Clark Alum Presents “Ten Blocks on the Camino Real”

Katherine Hamilton, Living Arts Editor

It was the fall of 1973, and sophomore David Kaplan (’76), was preparing for his first college production at Clark University – the Tennessee Williams drama “Suddenly Last Summer.” The play received mixed reviews, with The Scarlet saying, “When it was good it was very very good and when it was bad, it was horrid.” However, it ignited a spark that would last a lifetime for Kaplan, as he quickly progressed to directing award-winning plays by Williams across the world.

It’s hard to say if Kaplan could have imagined himself, forty-four years later, sitting back in the seats of Atwood Hall’s auditorium and watching another one of his uniquely-interpreted Tennessee Williams creations.

Directed by Kaplan and performed by Ghanaian theater company, Abibigroma, “Ten Blocks on the Camino Real” arrived in Worcester from the Provincetown Tennessee Williams Theater Festival on Thursday evening.

Several groups and individuals from around Worcester, including the Worcester Cultural Coalition and Ken Asafo-Adjei (on behalf of the Ghanaian community), joined together to sponsor the event, which had showings at Clark and the Worcester Common Oval.

The 1946 classic is only one act long, with individual episodes, or “blocks,” but its themes of love and heroism are bursting with energy and depth. The story follows Kilroy (played by Isaac Fiagbor), a big-hearted idealist, who falls in love with a gypsy’s daughter (Joycelyn Delali) and remains faithful to her even after death. These shorter scenes were designed for outdoor marketplaces where onlookers could stop by for a just a few minutes and easily be enticed into the storyline. Although written by an American, this “block” technique was originally influenced by German theory and Chinese acting, Kaplan said. Despite an already varied background, the play was brought to new and unexpected heights in this production thanks to Abibigroma.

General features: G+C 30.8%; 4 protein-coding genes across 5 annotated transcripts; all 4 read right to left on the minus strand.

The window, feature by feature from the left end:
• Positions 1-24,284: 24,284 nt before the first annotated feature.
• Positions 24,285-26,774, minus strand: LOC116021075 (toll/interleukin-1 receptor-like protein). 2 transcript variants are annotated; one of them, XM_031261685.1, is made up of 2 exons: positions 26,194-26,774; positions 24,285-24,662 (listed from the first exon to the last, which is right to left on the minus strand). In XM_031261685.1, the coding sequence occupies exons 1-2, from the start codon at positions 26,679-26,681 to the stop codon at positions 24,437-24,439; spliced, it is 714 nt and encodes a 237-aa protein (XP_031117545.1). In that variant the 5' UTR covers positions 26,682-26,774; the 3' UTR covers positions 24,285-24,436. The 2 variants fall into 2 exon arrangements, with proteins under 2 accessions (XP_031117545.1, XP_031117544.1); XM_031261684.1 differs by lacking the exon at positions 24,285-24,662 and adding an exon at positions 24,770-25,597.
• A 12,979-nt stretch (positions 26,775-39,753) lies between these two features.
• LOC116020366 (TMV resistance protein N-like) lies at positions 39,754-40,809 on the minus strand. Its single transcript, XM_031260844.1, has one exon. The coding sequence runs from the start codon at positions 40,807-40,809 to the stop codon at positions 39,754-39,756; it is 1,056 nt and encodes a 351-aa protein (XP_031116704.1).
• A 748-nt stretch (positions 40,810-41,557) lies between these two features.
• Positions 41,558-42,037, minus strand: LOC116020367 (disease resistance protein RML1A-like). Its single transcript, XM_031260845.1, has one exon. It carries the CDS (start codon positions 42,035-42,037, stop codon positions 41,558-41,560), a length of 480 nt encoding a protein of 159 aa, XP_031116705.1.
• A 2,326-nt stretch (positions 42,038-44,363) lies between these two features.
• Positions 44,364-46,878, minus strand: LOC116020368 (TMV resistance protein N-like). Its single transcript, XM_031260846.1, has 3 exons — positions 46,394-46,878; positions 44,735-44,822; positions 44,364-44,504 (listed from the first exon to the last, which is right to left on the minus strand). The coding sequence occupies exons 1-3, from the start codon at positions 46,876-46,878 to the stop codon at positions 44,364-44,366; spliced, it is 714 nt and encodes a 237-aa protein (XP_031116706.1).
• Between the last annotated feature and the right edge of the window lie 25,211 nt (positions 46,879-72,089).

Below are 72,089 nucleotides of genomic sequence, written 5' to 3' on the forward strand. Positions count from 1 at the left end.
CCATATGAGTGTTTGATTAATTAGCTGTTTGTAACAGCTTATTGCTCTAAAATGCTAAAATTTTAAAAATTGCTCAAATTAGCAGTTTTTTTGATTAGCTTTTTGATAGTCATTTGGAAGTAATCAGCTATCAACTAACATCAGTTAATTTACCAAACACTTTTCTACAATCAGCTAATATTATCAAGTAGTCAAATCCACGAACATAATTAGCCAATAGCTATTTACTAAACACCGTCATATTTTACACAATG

“I thought it might demonstrate diversity in unexpected ways,” Kaplan said of his adaption.

Abibigroma is the resident drama company of the National Theatre of Ghana, and has been performing for over twenty-five years. They focus on developing a mix of music, dance, and movement based in spiritualism and folklore. This past year, they performed an English version of “Oedipus Rex,” along with several Ghanaian plays.

Kaplan’s interpretation certainly achieved a fresh perspective with its setting (originally written as a Spanish-speaking town) in a Ghanaian village. Songs, names, and phrases that were in Spanish in the script were translated to Ghanaian, and the blue guitar used for music that carries the entire play was swapped for blue djembe drums.

Kaplan is well acquainted with “Ten Blocks,” and this is not his first production of it. In 2012, he adapted the play to be performed in Uruguayan marketplaces, and he also worked with other Tennessee Williams dramas in places like Hong Kong and Russia.

He listed Clark as one of his many inspirations during his lengthy career in the theater industry.

“What I learned at Clark emphasized…the simplest means to share a play’s depth,” he remarked. “[It] has become a goal of my practice as a director.”

Kaplan also recalls his 1975 Clark adaptation of “Punch and Judy” as an influence for this version of “Ten Blocks.” He explained that this college comedy, in which humans acted as puppets, was full of laughter and shenanigans. “The same silliness runs through ‘Ten Blocks,’” he said.

Thursday’s show was indeed full of humor as actors danced through the aisles and interacted with the audience.

As the curator and co-founder of the Provincetown Tennessee Williams Theater Festival, Kaplan has spent the last ten years directing and coordinating shows in locations including South Africa, Ghana, and Uruguay. The festival is currently emphasizing Williams’ connection with Shakespeare, and Kaplan recently finished directing a version of “Antony and Cleopatra,” which appeared in open-air markets in Provincetown, Mass.